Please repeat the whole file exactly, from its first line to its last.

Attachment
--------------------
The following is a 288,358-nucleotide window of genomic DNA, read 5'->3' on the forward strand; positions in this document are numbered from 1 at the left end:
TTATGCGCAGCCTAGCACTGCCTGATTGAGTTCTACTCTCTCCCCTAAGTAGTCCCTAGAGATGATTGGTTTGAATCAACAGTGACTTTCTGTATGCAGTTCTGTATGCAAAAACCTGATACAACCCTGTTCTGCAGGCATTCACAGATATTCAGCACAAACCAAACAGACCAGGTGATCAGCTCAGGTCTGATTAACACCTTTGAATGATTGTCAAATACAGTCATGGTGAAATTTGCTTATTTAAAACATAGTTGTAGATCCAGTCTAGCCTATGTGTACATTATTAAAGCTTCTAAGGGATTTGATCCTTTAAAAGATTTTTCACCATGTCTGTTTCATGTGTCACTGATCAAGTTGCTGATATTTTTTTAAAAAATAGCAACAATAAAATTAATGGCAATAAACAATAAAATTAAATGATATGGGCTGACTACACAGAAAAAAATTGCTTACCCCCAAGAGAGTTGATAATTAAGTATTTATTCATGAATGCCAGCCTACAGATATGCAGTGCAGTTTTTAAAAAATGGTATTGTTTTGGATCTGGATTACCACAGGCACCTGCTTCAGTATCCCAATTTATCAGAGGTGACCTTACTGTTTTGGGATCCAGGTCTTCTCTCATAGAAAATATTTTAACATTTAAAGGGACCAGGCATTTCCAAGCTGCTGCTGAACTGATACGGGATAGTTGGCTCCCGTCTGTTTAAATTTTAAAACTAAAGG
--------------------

The following is a 288,358-nucleotide window of genomic DNA, read 5'->3' on the forward strand; positions in this document are numbered from 1 at the left end:
TTATGCGCAGCCTAGCACTGCCTGATTGAGTTCTACTCTCTCCCCTAAGTAGTCCCTAGAGATGATTGGTTTGAATCAACAGTGACTTTCTGTATGCAGTTCTGTATGCAAAAACCTGATACAACCCTGTTCTGCAGGCATTCACAGATATTCAGCACAAACCAAACAGACCAGGTGATCAGCTCAGGTCTGATTAACACCTTTGAATGATTGTCAAATACAGTCATGGTGAAATTTGCTTATTTAAAACATAGTTGTAGATCCAGTCTAGCCTATGTGTACATTATTAAAGCTTCTAAGGGATTTGATCCTTTAAAAGATTTTTCACCATGTCTGTTTCATGTGTCACTGATCAAGTTGCTGATATTTTTTTAAAAAATAGCAACAATAAAATTAATGGCAATAAACAATAAAATTAAATGATATGGGCTGACTACACAGAAAAAAATTGCTTACCCCCAAGAGAGTTGATAATTAAGTATTTATTCATGAATGCCAGCCTACAGATATGCAGTGCAGTTTTTAAAAAATGGTATTGTTTTGGATCTGGATTACCACAGGCACCTGCTTCAGTATCCCAATTTATCAGAGGTGACCTTACTGTTTTGGGATCCAGGTCTTCTCTCATAGAAAATATTTTAACATTTAAAGGGACCAGGCATTTCCAAGCTGCTGCTGAACTGATACGGGATAGTTGGCTCCCGTCTGTTTAAATTTTAAAACTAAAGG